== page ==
People & Planet First

By: Suzanne Hanney, from prepared materials June 19, 2017

Fair Economy Illinois members blocked Gov. Bruce Rauner’s office in the state capitol at Springfield May 30. Earlier that day, 15 members of the coalition who had walked 200 miles from Chicago led 400 people into the capitol building for a rally.

Fair Economy Illinois seeks a “People and Planet First” budget, which would close corporate tax loopholes, pass a “LaSalle Street tax” of $2 each from buyers and sellers on the Chicago Mercantile Exchange and Chicago Board of Trade and enact a graduated income tax. The coalition says this would create $23 billion revenue annually, enough to fully fund pre-K through 12 education, universal health care, human services, pension funding, and to repair infrastructure.

The marchers left Chicago May 15 and followed I-55 and the former Rt. 66. Along the way, they held listening sessions, such as one at the Will County Senior Center, which had laid off 20 people and cut remaining employees’ pay by 30 percent since the state budget impasse began nearly two years ago.

A temporary spending plan expired in January and there has been no money since for social service providers contracted to the state or for universities, according to the [Springfield] State Journal-Register.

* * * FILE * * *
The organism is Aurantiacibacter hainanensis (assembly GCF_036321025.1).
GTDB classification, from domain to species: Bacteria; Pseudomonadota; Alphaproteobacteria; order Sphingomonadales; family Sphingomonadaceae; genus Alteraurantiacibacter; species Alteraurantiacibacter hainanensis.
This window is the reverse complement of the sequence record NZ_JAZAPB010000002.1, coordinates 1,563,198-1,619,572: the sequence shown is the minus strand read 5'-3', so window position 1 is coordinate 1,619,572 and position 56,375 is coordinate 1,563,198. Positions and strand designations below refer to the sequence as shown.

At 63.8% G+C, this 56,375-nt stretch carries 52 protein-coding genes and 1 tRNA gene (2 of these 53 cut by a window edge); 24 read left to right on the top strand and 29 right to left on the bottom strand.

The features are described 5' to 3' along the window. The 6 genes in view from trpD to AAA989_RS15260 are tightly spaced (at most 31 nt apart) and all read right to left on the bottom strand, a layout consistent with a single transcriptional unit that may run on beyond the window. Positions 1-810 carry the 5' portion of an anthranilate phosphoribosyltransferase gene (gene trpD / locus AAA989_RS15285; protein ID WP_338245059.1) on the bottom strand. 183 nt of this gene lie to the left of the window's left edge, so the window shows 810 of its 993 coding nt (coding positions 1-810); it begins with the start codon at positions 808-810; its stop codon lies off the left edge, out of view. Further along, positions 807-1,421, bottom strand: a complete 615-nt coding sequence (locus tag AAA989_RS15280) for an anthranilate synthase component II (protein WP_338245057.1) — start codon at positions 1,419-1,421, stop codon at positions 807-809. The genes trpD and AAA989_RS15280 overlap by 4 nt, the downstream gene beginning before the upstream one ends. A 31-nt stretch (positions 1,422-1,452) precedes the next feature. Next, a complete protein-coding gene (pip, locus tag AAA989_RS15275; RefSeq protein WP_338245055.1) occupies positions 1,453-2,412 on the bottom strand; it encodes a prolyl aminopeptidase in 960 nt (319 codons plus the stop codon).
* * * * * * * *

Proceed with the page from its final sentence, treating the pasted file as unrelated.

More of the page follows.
Fair Economy Illinois includes Jane Addams Senior Caucus, ONE Northside, Common Cause Illinois, National Nurses United and the People’s Lobby. They disdain the “grand bargain” of budget cuts and regressive taxes proposed by Democrat and Republican legislators. “The last 18 months have been nothing less than catastrophic…especially for parents and children, college students, senior citizens, people with disabilities and anyone who needs the social safety net,” they said on marchtospringfield.org

Dr. Al Klinger celebrated his 91st birthday enroute. He said he was marching because corporations paid their fair share when he was young. As a result, he went to medical school on the GI Bill, although he came from a poor family. In return, he served his community for 45 years.